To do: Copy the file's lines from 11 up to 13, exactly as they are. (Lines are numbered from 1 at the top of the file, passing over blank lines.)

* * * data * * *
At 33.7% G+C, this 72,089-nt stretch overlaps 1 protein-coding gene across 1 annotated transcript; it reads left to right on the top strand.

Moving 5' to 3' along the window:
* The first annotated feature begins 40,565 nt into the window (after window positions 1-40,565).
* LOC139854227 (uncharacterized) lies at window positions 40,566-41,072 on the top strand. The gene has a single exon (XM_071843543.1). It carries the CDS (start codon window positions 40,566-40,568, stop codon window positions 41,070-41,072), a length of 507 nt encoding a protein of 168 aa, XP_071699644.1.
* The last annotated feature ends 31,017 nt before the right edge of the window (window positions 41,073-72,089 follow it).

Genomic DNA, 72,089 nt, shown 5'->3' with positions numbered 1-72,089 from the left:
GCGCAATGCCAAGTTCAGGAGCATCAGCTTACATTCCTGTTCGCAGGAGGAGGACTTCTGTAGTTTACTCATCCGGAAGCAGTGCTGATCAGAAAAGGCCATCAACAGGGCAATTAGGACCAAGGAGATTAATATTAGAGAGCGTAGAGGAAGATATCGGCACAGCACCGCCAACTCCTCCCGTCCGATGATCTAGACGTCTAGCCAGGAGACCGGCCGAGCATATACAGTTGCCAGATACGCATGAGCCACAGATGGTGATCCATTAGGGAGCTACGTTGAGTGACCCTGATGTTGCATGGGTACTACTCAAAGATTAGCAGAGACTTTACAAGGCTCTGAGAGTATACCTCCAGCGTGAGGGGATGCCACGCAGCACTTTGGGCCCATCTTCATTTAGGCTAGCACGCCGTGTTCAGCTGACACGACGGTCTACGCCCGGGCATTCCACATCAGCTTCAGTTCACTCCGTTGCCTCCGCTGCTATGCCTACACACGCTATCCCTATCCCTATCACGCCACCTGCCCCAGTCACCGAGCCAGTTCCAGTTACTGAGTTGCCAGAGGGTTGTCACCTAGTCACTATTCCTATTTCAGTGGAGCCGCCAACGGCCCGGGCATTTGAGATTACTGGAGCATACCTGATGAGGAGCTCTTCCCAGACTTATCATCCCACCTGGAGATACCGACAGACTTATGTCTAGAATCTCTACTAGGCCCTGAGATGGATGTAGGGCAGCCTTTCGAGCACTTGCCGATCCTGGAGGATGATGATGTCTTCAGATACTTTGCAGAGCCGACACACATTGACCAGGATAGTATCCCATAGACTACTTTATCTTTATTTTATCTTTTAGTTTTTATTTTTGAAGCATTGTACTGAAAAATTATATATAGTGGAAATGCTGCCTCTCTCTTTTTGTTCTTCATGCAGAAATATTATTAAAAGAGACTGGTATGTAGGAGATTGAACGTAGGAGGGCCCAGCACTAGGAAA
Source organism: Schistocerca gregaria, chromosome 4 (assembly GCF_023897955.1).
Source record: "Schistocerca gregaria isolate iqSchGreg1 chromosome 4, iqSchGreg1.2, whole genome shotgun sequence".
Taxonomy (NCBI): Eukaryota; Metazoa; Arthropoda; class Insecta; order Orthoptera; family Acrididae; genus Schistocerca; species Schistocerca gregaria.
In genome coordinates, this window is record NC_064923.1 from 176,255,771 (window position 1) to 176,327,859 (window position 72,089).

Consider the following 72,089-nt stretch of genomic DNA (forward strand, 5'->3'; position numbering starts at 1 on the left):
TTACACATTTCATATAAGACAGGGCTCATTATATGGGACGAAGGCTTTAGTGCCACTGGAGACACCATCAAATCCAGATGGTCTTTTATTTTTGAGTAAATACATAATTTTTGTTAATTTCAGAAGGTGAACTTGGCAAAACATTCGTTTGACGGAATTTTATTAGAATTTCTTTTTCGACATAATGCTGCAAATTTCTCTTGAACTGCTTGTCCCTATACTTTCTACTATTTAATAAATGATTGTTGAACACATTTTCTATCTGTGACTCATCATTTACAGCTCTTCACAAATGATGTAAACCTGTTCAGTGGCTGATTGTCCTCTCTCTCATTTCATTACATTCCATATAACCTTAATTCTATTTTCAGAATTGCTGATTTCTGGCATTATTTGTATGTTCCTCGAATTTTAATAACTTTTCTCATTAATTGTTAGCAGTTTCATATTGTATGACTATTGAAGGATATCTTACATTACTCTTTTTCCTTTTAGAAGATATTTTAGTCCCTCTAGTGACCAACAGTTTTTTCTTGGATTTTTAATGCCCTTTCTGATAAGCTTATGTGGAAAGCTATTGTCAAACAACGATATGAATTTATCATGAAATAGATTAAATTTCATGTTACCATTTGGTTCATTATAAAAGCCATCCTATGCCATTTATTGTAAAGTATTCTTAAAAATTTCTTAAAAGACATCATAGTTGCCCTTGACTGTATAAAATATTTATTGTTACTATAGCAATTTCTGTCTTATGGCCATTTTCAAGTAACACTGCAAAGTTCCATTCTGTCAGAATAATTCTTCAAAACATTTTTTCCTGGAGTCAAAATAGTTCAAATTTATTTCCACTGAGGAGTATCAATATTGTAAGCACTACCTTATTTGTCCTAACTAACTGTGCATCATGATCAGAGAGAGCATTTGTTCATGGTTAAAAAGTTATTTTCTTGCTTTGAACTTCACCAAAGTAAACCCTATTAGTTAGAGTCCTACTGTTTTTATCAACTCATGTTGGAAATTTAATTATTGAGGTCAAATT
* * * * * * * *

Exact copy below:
In genome coordinates, this window is record NC_064923.1 from 176,255,771 (window position 1) to 176,327,859 (window position 72,089).

Consider the following 72,089-nt stretch of genomic DNA (forward strand, 5'->3'; position numbering starts at 1 on the left):
TTACACATTTCATATAAGACAGGGCTCATTATATGGGACGAAGGCTTTAGTGCCACTGGAGACACCATCAAATCCAGATGGTCTTTTATTTTTGAGTAAATACATAATTTTTGTTAATTTCAGAAGGTGAACTTGGCAAAACATTCGTTTGACGGAATTTTATTAGAATTTCTTTTTCGACATAATGCTGCAAATTTCTCTTGAACTGCTTGTCCCTATACTTTCTACTATTTAATAAATGATTGTTGAACACATTTTCTATCTGTGACTCATCATTTACAGCTCTTCACAAATGATGTAAACCTGTTCAGTGGCTGATTGTCCTCTCTCTCATTTCATTACATTCCATATAACCTTAATTCTATTTTCAGAATTGCTGATTTCTGGCATTATTTGTATGTTCCTCGAATTTTAATAACTTTTCTCATTAATTGTTAGCAGTTTCATATTGTATGACTATTGAAGGATATCTTACATTACTCTTTTTCCTTTTAGAAGATATTTTAGTCCCTCTAGTGACCAACAGTTTTTTCTTGGATTTTTAATGCCCTTTCTGATAAGCTTATGTGGAAAGCTATTGTCAAACAACGATATGAATTTATCATGAAATAGATTAAATTTCATGTTACCATTTGGTTCATTATAAAAGCCATCCTATGCCATTTATTGTAAAGTATTCTTAAAAATTTCTTAAAAGACATCATAGTTGCCCTTGACTGTATAAAATATTTATTGTTACTATAGCAATTTCTGTCTTATGGCCATTTTCAAGTAACACTGCAAAGTTCCATTCTGTCAGAATAATTCTTCAAAACATTTTTTCCTGGAGTCAAAATAGTTCAAATTTATTTCCACTGAGGAGTATCAATATTGTAAGCACTACCTTATTTGTCCTAACTAACTGTGCATCATGATCAGAGAGAGCATTTGTTCATGGTTAAAAAGTTATTTTCTTGCTTTGAACTTCACCAAAGTAAACCCTATTAGTTAGAGTCCTACTGTTTTTATCAACTCATGTTGGAAATTTAATTATTGAGGTCAAATT